Get friendly with your salesperson. This can land you on an e-mail or phone list, letting you in on promotions and helping you score samples. Regarding samples: Don’t be shy about asking for them. “It’s perfectly acceptable,” says Paco Underhill, the author of What Women Want: The Global Market Turns Female Friendly ($25, amazon.com). “Tell the reps, ‘I have always enjoyed your brand.’ ” He adds that you may have better luck if you stick to the midpriced lines as opposed to luxury brands. Another sample secret? Nordstrom department stores hand them out, whether or not you’re buying something, during its weekly Sample Saturdays. The samples change every week. Find out what’s being offered on the company’s Facebook page.
Hit up store events. Whether it’s an opportunity for a mini-facial or a shopping night, when cosmetics counters bring in outside reps, participating shoppers are usually rewarded with extra deals and samples. The same applies to training nights, when employees learn new techniques by practicing on volunteers. Ask a salesperson at your favorite counter when the next one will be held. “Employees are typically already trained and working under the careful eye of a supervisor, so the risk of a makeup disaster is low,” says Sit. More often than not, you’ll go home with a bag of free full-size products.
Be in the know about GWPs. Gifts with purchase, that is. Sites like MyGiftWithPurchase.com and gwpaddict.wordpress.com post what’s being offered at department stores across the country and on the Web. Stuck with a free lipstick that doesn’t suit you? Swap it for something you want at MakeupAlley.com, where members list their unwanted products. (A note to hard-core makeup junkies: You can also swap gently used products here. Stick to items that are easily sanitized, like pencils, which can be sharpened.)
Consider getting a credit card. Many department stores haven’t implemented club cards that reward shoppers with points that can be used toward future purchases. Why not? Because, in general, department stores already issue their own credit cards, which track how much you buy and, in many cases, offer increased savings for the best customers. Just be sure to pay the bill in full each month to avoid finance charges that could negate your savings.
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Best when: You’re hoping for a major deal on upscale goods or services and you’re willing to do some surfing, watching, and even waiting.
Flash sales have turned impulse buys into an online phenomenon: Sites offer deeply discounted and generally high-end products in limited quantities on a first-come, first-served basis. Deals at flash-sale sites, such as Gilt, Lifebooker, Ideeli, Groupon, LivingSocial, and Amazon’s MyHabit, can get you up to 90 percent off. These sites often buy from their sources in bulk, allowing them to sell goods at a reduced price. You’ll find sales from established brands, but you can also score serious savings from up-and-comers. And you’ll even find deals from salons, since the sites offer coupons that can be put toward haircuts and facials.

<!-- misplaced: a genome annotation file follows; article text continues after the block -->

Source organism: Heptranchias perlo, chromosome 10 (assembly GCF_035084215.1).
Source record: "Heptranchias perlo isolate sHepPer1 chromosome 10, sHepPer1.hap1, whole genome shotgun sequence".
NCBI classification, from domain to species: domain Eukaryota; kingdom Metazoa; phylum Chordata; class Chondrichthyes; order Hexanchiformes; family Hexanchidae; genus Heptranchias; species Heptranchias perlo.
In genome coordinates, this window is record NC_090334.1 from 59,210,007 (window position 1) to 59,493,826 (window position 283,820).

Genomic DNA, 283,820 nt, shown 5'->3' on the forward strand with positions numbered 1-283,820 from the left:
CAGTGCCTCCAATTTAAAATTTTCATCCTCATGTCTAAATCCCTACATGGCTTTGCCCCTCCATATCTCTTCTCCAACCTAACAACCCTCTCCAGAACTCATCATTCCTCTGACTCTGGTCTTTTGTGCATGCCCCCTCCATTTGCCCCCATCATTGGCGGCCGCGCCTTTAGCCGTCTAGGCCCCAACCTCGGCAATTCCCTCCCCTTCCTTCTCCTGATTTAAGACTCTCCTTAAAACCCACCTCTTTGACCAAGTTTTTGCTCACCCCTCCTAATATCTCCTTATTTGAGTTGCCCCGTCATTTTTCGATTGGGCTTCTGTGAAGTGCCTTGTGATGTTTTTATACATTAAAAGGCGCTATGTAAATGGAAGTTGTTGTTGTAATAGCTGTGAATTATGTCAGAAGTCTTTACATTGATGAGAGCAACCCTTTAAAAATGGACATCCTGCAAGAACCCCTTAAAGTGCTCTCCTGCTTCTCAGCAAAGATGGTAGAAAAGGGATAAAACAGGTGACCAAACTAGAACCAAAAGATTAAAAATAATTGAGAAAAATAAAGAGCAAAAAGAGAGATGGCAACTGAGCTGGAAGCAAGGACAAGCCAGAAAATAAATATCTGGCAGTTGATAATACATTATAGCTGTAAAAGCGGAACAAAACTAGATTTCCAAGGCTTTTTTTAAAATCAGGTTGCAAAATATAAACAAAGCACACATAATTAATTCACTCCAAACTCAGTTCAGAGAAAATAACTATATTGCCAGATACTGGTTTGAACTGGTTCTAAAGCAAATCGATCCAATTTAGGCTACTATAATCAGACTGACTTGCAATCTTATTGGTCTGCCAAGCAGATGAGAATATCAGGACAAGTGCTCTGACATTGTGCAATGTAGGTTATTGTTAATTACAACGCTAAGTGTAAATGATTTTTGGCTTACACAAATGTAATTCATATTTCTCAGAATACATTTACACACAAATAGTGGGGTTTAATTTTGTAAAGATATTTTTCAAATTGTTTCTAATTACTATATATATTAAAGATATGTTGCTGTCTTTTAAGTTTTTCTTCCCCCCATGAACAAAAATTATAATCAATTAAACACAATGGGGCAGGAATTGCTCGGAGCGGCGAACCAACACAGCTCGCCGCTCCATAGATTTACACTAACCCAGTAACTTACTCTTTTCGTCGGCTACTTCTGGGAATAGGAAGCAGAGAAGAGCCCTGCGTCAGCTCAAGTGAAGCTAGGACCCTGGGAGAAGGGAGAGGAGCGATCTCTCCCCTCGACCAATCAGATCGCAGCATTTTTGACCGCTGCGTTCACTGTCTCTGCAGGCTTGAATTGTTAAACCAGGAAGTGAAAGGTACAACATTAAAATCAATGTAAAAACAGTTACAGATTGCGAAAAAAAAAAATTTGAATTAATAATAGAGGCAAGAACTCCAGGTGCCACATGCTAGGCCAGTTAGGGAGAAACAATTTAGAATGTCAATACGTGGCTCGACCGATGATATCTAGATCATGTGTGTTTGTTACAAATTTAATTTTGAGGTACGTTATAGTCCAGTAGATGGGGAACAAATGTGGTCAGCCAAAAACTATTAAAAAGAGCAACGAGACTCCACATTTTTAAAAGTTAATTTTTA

Start at the bottom. Most visitors to flash-sale sites start snatching up bargains from the top of their screens. So if you do the opposite, you’ll have a better chance of scoring a steal.
Get on the waiting list. Although flash sales go by in, well, a flash, most sites have wait lists for particularly popular items that sell out fast. Your odds of nabbing a product off a wait list are higher than you might think, says Michelle Zara Evans, a senior manager at Gilt. Because flash-sale sites work directly with companies, they can often ask for more supply when an item is in high demand.
Surf strategically. Sunday nights are low-traffic times. To entice you to shop, sites sometimes offer additional discounts then.
Synch it up. Aggregators like Yipit.com track daily deals in more than 100 cities from flash-sale sites, such as Lifebooker and Groupon, and send them to you in one e-mail.
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Best when: You’re a beauty addict who wants a one-stop shop for staples as well as new products that you might have not even heard of. (Eyelash conditioner, anyone?)